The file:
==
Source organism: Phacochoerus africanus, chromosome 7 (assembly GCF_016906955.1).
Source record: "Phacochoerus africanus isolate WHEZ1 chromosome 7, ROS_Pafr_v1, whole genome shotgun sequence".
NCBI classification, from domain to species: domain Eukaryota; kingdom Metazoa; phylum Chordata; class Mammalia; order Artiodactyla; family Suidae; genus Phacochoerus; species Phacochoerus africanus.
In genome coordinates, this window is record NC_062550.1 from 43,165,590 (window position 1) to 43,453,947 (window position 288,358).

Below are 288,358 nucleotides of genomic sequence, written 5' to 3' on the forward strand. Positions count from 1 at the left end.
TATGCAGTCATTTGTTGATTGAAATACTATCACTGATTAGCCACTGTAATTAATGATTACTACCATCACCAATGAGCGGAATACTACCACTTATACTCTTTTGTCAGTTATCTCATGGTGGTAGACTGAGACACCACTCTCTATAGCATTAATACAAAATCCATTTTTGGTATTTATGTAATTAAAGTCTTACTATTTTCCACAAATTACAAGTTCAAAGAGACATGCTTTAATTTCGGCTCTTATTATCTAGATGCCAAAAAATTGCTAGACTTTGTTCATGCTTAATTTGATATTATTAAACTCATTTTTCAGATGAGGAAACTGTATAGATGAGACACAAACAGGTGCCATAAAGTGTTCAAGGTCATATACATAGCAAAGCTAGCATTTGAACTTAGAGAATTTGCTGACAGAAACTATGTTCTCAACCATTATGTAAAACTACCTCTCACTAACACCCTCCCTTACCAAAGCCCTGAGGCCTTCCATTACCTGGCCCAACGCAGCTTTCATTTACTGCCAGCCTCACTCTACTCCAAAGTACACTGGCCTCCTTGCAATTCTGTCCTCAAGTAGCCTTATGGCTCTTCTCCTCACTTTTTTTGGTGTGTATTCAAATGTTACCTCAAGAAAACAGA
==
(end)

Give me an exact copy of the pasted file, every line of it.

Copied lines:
Source organism: Phacochoerus africanus, chromosome 7 (assembly GCF_016906955.1).
Source record: "Phacochoerus africanus isolate WHEZ1 chromosome 7, ROS_Pafr_v1, whole genome shotgun sequence".
NCBI classification, from domain to species: domain Eukaryota; kingdom Metazoa; phylum Chordata; class Mammalia; order Artiodactyla; family Suidae; genus Phacochoerus; species Phacochoerus africanus.
In genome coordinates, this window is record NC_062550.1 from 43,165,590 (window position 1) to 43,453,947 (window position 288,358).

Below are 288,358 nucleotides of genomic sequence, written 5' to 3' on the forward strand. Positions count from 1 at the left end.
TATGCAGTCATTTGTTGATTGAAATACTATCACTGATTAGCCACTGTAATTAATGATTACTACCATCACCAATGAGCGGAATACTACCACTTATACTCTTTTGTCAGTTATCTCATGGTGGTAGACTGAGACACCACTCTCTATAGCATTAATACAAAATCCATTTTTGGTATTTATGTAATTAAAGTCTTACTATTTTCCACAAATTACAAGTTCAAAGAGACATGCTTTAATTTCGGCTCTTATTATCTAGATGCCAAAAAATTGCTAGACTTTGTTCATGCTTAATTTGATATTATTAAACTCATTTTTCAGATGAGGAAACTGTATAGATGAGACACAAACAGGTGCCATAAAGTGTTCAAGGTCATATACATAGCAAAGCTAGCATTTGAACTTAGAGAATTTGCTGACAGAAACTATGTTCTCAACCATTATGTAAAACTACCTCTCACTAACACCCTCCCTTACCAAAGCCCTGAGGCCTTCCATTACCTGGCCCAACGCAGCTTTCATTTACTGCCAGCCTCACTCTACTCCAAAGTACACTGGCCTCCTTGCAATTCTGTCCTCAAGTAGCCTTATGGCTCTTCTCCTCACTTTTTTTGGTGTGTATTCAAATGTTACCTCAAGAAAACAGA